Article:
Snapping a photo of my kids on my phone camera, I had to laugh. Sophie, six, had turned away, while Daniel, seven, and Ella, four, were both pulling funny faces. Typical.
The four of us were out for a walk along the pier in Point Lonsdale, Vic. A huge wooden structure, it stretches right out into the ocean. It was a bleak and windy day so not many people were out and about but I did spot four fishermen trying their luck in the swirling sea. Directly below us huge waves crashed against the shore.
I'd bundled up the kids to give my wife Joanne, 36, a break back at our holiday unit.
We visit the area a couple of times a year and a walk along the pier is always a highlight for me. Wanting to capture the moment, I lined up the kids to take that photo. I hadn't banked on it being so hard!
'I can't see because of the sun,' laughed Sophie.
'Shuffle along so you aren't in the glare. I'll move this way,' I replied.
Stepping to the left, I held up my phone to set up the snap.
Through the screen I suddenly saw Ella stumble. And that's when something shocking happened. She slipped through the bottom pier rails. In less than a second she'd disappeared into the water below.
Without even thinking about it, I bolted to the space where she'd last been, put my hand on the top rail and leapt into the swirling waves.
As I fell through the air, fear filled my mind. What if Ella had hit her head on the way down? Was she being swept away?
With an almighty splash I landed in the water. Surfacing, I was relieved to see my little girl next to me. Although she can't swim, she was managing to bob about with her head above water.
'Daddy, I fell in.' she said. 'Yes I know. Hold on to me,' I said, scooping her up in my right arm.
Once I knew my girl was secure, I became aware of the incredibly strong current pushing and pulling us as the powerful tide did its work. We were being pulled out to sea!
About 10 metres away I could see a set of wooden steps running down from the pier to a ledge above the water. Hanging off the ledge was a metal ladder that went into the water. Knowing it was our only way out, I furiously began to swim towards it. It wasn't far but I couldn't seem to get any closer and I was tiring quickly.
That afternoon I'd put on four layers - including a fleece and raincoat - now I could feel those clothes pulling me under. With Ella still in my right arm, I grabbed onto one of the pier's pylons to catch my breath. Noticing the water surging up and down, I realised we couldn't stay still for long before we'd be dragged down.
Above us on the pier, I could hear Daniel and Sophie crying out. Please don't jump in after us, I prayed.
Continuing towards the ladder, I wasn't sure if I'd have the strength to make it. The force of the water was astounding.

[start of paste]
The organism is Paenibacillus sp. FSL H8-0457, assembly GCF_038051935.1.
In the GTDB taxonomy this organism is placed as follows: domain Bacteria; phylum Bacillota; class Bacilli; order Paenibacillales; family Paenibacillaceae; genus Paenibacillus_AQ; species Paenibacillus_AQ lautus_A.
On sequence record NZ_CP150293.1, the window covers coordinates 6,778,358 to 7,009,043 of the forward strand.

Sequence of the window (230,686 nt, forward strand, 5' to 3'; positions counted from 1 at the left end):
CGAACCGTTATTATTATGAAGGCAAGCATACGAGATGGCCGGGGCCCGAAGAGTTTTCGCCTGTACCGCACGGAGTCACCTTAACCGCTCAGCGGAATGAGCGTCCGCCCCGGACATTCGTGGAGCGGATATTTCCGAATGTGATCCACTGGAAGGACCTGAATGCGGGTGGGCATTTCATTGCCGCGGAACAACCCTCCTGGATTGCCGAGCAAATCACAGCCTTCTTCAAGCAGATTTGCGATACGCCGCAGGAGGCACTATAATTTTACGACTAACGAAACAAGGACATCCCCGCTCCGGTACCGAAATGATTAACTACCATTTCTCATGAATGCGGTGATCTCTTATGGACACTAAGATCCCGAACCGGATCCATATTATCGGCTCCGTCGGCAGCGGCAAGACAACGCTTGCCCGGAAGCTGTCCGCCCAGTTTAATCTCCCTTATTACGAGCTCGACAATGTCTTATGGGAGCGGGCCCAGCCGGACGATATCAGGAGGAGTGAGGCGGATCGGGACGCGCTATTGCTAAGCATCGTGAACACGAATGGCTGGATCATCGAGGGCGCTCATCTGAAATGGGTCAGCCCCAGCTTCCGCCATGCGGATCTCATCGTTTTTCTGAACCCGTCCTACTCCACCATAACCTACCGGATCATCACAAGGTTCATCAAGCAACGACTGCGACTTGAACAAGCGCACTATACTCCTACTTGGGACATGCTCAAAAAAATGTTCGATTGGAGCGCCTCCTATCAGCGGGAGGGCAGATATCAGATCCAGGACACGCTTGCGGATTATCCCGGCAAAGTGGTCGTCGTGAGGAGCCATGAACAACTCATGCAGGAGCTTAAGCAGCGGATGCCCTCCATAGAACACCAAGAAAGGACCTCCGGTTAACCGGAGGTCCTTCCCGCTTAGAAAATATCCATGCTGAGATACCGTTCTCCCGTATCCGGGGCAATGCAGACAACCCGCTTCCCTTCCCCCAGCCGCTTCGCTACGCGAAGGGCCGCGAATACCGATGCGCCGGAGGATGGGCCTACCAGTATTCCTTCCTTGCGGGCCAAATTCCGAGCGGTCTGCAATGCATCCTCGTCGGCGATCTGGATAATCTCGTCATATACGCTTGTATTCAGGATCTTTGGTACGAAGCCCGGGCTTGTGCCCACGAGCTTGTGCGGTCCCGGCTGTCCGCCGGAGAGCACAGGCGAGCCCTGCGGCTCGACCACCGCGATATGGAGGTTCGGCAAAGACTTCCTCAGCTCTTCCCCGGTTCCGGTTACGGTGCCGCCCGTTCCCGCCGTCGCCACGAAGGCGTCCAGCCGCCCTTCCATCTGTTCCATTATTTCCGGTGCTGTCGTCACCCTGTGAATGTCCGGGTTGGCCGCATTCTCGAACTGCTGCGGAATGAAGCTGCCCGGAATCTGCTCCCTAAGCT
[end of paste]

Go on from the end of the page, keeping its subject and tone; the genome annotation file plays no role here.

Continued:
That's when I saw the faces of the fishermen standing on the ledge peering down at me. Jumping into action, three of them formed a human chain, holding on to each other. One was hanging off the metal ladder, up to his waist in water, holding out his hand towards us.
Using my last bit of energy, I thrust Ella towards the fisherman.
'Have you got her?' I cried.
'Yes, yes,' he said, pulling her into his arms.
Passing her back to his mates, the man then grabbed me and pulled me onto the ladder.
'Sophie, Daniel, are you there?' I shouted out as I climbed up.
Seeing them both at the top of the pier with tears running down their faces, I felt such relief.
One of the men took off his jacket and wrapped Ella in it. She was stunned but unhurt.
When I knew all three kids were okay, I began shaking furiously from the shock and adrenaline. The enormity of what had happened started to dawn on me. What if those men hadn't been there?
'Thank you so much. You blokes are a godsend. I'm so pleased you were fishing here today,' I said to them.
They said they only came to the pier on Monday afternoon because that's their day off from the burger joint where they worked.
Calling Joanne to bring towels and dry clothes, I didn't tell her how close we had come to drowning just minutes earlier.
Once she arrived, we changed Ella out of her wet clothes and then the tears came.
'Do I deserve a sticker for being so brave?' she wept.
Thanking the men again, we got into the car and went back to the unit for a hot bath. Feeling more human, I told Joanne about our close shave.
'I could have lost both of you' she cried.
A couple of days later we tracked down the man who'd pulled Ella out. Ergen Acar owns Burgerinc in Newtown, Geelong, so we popped in for lunch. Joanne and I gave him a card and flowers, while Ella handed him a picture she'd drawn. He embraced little Ella, who was delighted to meet her rescuer again.
Originally from Turkey, Ergen has only broken English, but we chatted enough for me to know he's a gentle and genuine man. With four kids of his own, he followed his instinct to save us.
'You are the hero, I just helped,' he said when I thanked him again. I have to disagree. Our humble hero saved our lives that day and for that I'll be eternally grateful.
Originally published in that’s life! Issue 42 – October 22, 2015
Surviving at Sea
- If you get caught in a current, follow these tips.
- Keep calm. If you're in a rip off a beach, swim parallel to the beach as this will help you escape. If you can't, try to float or calmly tread water.
- A rip current's strength will eventually weaken offshore. When it does, swim away from the rip current towards shore.
- Draw attention to yourself: face the shore, wave your arms and yell for help.